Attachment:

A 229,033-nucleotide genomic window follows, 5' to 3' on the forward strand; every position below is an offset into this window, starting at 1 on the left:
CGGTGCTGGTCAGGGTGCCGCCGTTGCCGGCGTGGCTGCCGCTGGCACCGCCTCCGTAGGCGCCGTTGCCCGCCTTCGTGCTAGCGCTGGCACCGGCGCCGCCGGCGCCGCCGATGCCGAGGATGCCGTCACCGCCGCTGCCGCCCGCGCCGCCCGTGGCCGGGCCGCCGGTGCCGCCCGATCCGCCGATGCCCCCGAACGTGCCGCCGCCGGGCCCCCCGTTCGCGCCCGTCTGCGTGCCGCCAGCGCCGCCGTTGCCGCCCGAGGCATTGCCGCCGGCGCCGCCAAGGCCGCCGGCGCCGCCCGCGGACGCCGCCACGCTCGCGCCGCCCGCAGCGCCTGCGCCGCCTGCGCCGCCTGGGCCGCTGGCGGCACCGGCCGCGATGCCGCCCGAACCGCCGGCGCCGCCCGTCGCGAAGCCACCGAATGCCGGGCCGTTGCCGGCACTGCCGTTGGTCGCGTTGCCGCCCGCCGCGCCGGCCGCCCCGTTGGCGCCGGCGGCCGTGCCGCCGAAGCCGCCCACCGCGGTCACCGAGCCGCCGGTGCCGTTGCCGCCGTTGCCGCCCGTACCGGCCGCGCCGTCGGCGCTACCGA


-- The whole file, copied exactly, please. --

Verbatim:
A 229,033-nucleotide genomic window follows, 5' to 3' on the forward strand; every position below is an offset into this window, starting at 1 on the left:
CGGTGCTGGTCAGGGTGCCGCCGTTGCCGGCGTGGCTGCCGCTGGCACCGCCTCCGTAGGCGCCGTTGCCCGCCTTCGTGCTAGCGCTGGCACCGGCGCCGCCGGCGCCGCCGATGCCGAGGATGCCGTCACCGCCGCTGCCGCCCGCGCCGCCCGTGGCCGGGCCGCCGGTGCCGCCCGATCCGCCGATGCCCCCGAACGTGCCGCCGCCGGGCCCCCCGTTCGCGCCCGTCTGCGTGCCGCCAGCGCCGCCGTTGCCGCCCGAGGCATTGCCGCCGGCGCCGCCAAGGCCGCCGGCGCCGCCCGCGGACGCCGCCACGCTCGCGCCGCCCGCAGCGCCTGCGCCGCCTGCGCCGCCTGGGCCGCTGGCGGCACCGGCCGCGATGCCGCCCGAACCGCCGGCGCCGCCCGTCGCGAAGCCACCGAATGCCGGGCCGTTGCCGGCACTGCCGTTGGTCGCGTTGCCGCCCGCCGCGCCGGCCGCCCCGTTGGCGCCGGCGGCCGTGCCGCCGAAGCCGCCCACCGCGGTCACCGAGCCGCCGGTGCCGTTGCCGCCGTTGCCGCCCGTACCGGCCGCGCCGTCGGCGCTACCGA